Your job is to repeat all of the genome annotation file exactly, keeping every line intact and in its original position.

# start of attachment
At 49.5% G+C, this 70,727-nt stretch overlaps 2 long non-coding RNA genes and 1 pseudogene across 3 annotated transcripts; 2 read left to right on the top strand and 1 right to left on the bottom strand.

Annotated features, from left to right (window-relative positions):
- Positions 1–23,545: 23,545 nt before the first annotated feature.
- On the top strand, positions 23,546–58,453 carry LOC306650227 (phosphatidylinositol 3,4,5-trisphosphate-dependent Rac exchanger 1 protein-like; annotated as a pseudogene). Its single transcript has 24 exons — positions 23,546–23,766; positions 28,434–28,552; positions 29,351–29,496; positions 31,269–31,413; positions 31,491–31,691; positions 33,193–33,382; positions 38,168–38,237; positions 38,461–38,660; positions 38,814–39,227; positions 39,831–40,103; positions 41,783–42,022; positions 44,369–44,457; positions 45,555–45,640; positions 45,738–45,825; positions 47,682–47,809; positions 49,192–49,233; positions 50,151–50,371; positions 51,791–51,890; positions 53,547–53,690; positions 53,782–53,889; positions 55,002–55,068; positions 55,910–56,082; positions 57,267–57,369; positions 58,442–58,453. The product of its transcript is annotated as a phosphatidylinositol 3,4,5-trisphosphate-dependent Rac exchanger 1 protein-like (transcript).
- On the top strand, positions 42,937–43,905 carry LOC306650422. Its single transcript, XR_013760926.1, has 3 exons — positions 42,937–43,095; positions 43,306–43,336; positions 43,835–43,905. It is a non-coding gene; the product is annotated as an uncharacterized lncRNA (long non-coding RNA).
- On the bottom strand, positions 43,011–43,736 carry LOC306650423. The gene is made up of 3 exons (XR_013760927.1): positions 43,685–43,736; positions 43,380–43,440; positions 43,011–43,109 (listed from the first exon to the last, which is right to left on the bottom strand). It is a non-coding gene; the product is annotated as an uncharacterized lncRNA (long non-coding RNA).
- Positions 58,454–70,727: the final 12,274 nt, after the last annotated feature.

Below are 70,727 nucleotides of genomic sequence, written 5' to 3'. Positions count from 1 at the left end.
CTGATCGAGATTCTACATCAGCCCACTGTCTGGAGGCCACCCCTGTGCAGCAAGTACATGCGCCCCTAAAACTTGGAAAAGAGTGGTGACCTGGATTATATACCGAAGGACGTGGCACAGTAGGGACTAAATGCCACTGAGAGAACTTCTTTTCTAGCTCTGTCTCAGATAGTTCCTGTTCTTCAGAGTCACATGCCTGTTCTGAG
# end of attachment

At 49.5% G+C, this 70,727-nt stretch overlaps 2 long non-coding RNA genes and 1 pseudogene across 3 annotated transcripts; 2 read left to right on the top strand and 1 right to left on the bottom strand.

Annotated features, from left to right (window-relative positions):
- Positions 1–23,545: 23,545 nt before the first annotated feature.
- On the top strand, positions 23,546–58,453 carry LOC306650227 (phosphatidylinositol 3,4,5-trisphosphate-dependent Rac exchanger 1 protein-like; annotated as a pseudogene). Its single transcript has 24 exons — positions 23,546–23,766; positions 28,434–28,552; positions 29,351–29,496; positions 31,269–31,413; positions 31,491–31,691; positions 33,193–33,382; positions 38,168–38,237; positions 38,461–38,660; positions 38,814–39,227; positions 39,831–40,103; positions 41,783–42,022; positions 44,369–44,457; positions 45,555–45,640; positions 45,738–45,825; positions 47,682–47,809; positions 49,192–49,233; positions 50,151–50,371; positions 51,791–51,890; positions 53,547–53,690; positions 53,782–53,889; positions 55,002–55,068; positions 55,910–56,082; positions 57,267–57,369; positions 58,442–58,453. The product of its transcript is annotated as a phosphatidylinositol 3,4,5-trisphosphate-dependent Rac exchanger 1 protein-like (transcript).
- On the top strand, positions 42,937–43,905 carry LOC306650422. Its single transcript, XR_013760926.1, has 3 exons — positions 42,937–43,095; positions 43,306–43,336; positions 43,835–43,905. It is a non-coding gene; the product is annotated as an uncharacterized lncRNA (long non-coding RNA).
- On the bottom strand, positions 43,011–43,736 carry LOC306650423. The gene is made up of 3 exons (XR_013760927.1): positions 43,685–43,736; positions 43,380–43,440; positions 43,011–43,109 (listed from the first exon to the last, which is right to left on the bottom strand). It is a non-coding gene; the product is annotated as an uncharacterized lncRNA (long non-coding RNA).
- Positions 58,454–70,727: the final 12,274 nt, after the last annotated feature.

Below are 70,727 nucleotides of genomic sequence, written 5' to 3'. Positions count from 1 at the left end.
CTGATCGAGATTCTACATCAGCCCACTGTCTGGAGGCCACCCCTGTGCAGCAAGTACATGCGCCCCTAAAACTTGGAAAAGAGTGGTGACCTGGATTATATACCGAAGGACGTGGCACAGTAGGGACTAAATGCCACTGAGAGAACTTCTTTTCTAGCTCTGTCTCAGATAGTTCCTGTTCTTCAGAGTCACATGCCTGTTCTGAG